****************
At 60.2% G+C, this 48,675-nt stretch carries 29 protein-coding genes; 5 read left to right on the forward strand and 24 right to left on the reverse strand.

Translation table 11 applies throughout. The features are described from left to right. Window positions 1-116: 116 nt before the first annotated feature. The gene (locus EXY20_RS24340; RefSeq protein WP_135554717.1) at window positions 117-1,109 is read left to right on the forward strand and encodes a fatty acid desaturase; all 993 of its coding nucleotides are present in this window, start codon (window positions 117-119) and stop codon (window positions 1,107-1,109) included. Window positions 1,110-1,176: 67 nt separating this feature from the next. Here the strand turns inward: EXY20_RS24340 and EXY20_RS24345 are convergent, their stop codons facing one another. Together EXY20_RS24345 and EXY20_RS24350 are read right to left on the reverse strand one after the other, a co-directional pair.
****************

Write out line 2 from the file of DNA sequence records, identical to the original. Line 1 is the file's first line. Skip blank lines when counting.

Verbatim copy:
Translation table 11 applies throughout. The features are described from left to right. Window positions 1-116: 116 nt before the first annotated feature. The gene (locus EXY20_RS24340; RefSeq protein WP_135554717.1) at window positions 117-1,109 is read left to right on the forward strand and encodes a fatty acid desaturase; all 993 of its coding nucleotides are present in this window, start codon (window positions 117-119) and stop codon (window positions 1,107-1,109) included. Window positions 1,110-1,176: 67 nt separating this feature from the next. Here the strand turns inward: EXY20_RS24340 and EXY20_RS24345 are convergent, their stop codons facing one another. Together EXY20_RS24345 and EXY20_RS24350 are read right to left on the reverse strand one after the other, a co-directional pair.